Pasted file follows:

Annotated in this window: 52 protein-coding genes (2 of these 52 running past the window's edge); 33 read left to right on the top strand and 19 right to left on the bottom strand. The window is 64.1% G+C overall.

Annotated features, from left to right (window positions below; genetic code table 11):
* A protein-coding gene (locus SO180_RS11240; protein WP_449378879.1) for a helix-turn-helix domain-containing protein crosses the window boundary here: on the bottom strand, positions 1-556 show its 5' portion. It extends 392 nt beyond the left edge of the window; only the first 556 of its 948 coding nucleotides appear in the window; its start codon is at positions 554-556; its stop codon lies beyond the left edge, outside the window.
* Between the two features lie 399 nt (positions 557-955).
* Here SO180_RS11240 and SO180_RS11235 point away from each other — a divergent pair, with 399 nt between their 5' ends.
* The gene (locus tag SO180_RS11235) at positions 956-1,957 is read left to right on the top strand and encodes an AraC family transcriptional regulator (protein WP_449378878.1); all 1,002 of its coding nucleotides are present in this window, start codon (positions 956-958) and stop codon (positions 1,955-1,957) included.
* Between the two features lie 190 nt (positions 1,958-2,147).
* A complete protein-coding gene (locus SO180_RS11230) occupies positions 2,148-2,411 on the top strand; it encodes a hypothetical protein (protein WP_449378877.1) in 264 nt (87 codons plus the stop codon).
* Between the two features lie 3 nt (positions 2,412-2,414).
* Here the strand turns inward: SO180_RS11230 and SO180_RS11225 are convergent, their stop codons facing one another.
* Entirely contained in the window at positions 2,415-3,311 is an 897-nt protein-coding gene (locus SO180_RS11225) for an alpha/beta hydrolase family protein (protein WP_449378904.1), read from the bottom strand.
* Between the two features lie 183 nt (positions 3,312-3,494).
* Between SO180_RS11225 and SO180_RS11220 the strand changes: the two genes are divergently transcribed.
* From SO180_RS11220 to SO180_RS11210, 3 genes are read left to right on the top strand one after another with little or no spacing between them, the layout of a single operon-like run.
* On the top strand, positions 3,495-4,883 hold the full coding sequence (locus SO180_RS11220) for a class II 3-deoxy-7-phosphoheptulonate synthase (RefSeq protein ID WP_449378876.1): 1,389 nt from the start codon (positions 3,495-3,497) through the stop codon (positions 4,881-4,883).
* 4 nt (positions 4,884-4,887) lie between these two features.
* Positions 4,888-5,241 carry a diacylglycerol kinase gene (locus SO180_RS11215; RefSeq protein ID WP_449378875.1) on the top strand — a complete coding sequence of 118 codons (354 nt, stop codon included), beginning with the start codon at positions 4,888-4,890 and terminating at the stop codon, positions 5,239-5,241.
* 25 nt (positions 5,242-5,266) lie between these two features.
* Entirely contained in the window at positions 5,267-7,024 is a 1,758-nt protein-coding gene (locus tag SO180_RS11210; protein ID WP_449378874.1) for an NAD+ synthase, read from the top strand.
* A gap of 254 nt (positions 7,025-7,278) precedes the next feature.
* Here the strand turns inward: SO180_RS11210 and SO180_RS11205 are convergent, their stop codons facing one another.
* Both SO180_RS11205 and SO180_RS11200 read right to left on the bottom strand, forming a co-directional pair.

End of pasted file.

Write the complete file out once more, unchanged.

Annotated in this window: 52 protein-coding genes (2 of these 52 running past the window's edge); 33 read left to right on the top strand and 19 right to left on the bottom strand. The window is 64.1% G+C overall.

Annotated features, from left to right (window positions below; genetic code table 11):
* A protein-coding gene (locus SO180_RS11240; protein WP_449378879.1) for a helix-turn-helix domain-containing protein crosses the window boundary here: on the bottom strand, positions 1-556 show its 5' portion. It extends 392 nt beyond the left edge of the window; only the first 556 of its 948 coding nucleotides appear in the window; its start codon is at positions 554-556; its stop codon lies beyond the left edge, outside the window.
* Between the two features lie 399 nt (positions 557-955).
* Here SO180_RS11240 and SO180_RS11235 point away from each other — a divergent pair, with 399 nt between their 5' ends.
* The gene (locus tag SO180_RS11235) at positions 956-1,957 is read left to right on the top strand and encodes an AraC family transcriptional regulator (protein WP_449378878.1); all 1,002 of its coding nucleotides are present in this window, start codon (positions 956-958) and stop codon (positions 1,955-1,957) included.
* Between the two features lie 190 nt (positions 1,958-2,147).
* A complete protein-coding gene (locus SO180_RS11230) occupies positions 2,148-2,411 on the top strand; it encodes a hypothetical protein (protein WP_449378877.1) in 264 nt (87 codons plus the stop codon).
* Between the two features lie 3 nt (positions 2,412-2,414).
* Here the strand turns inward: SO180_RS11230 and SO180_RS11225 are convergent, their stop codons facing one another.
* Entirely contained in the window at positions 2,415-3,311 is an 897-nt protein-coding gene (locus SO180_RS11225) for an alpha/beta hydrolase family protein (protein WP_449378904.1), read from the bottom strand.
* Between the two features lie 183 nt (positions 3,312-3,494).
* Between SO180_RS11225 and SO180_RS11220 the strand changes: the two genes are divergently transcribed.
* From SO180_RS11220 to SO180_RS11210, 3 genes are read left to right on the top strand one after another with little or no spacing between them, the layout of a single operon-like run.
* On the top strand, positions 3,495-4,883 hold the full coding sequence (locus SO180_RS11220) for a class II 3-deoxy-7-phosphoheptulonate synthase (RefSeq protein ID WP_449378876.1): 1,389 nt from the start codon (positions 3,495-3,497) through the stop codon (positions 4,881-4,883).
* 4 nt (positions 4,884-4,887) lie between these two features.
* Positions 4,888-5,241 carry a diacylglycerol kinase gene (locus SO180_RS11215; RefSeq protein ID WP_449378875.1) on the top strand — a complete coding sequence of 118 codons (354 nt, stop codon included), beginning with the start codon at positions 4,888-4,890 and terminating at the stop codon, positions 5,239-5,241.
* 25 nt (positions 5,242-5,266) lie between these two features.
* Entirely contained in the window at positions 5,267-7,024 is a 1,758-nt protein-coding gene (locus tag SO180_RS11210; protein ID WP_449378874.1) for an NAD+ synthase, read from the top strand.
* A gap of 254 nt (positions 7,025-7,278) precedes the next feature.
* Here the strand turns inward: SO180_RS11210 and SO180_RS11205 are convergent, their stop codons facing one another.
* Both SO180_RS11205 and SO180_RS11200 read right to left on the bottom strand, forming a co-directional pair.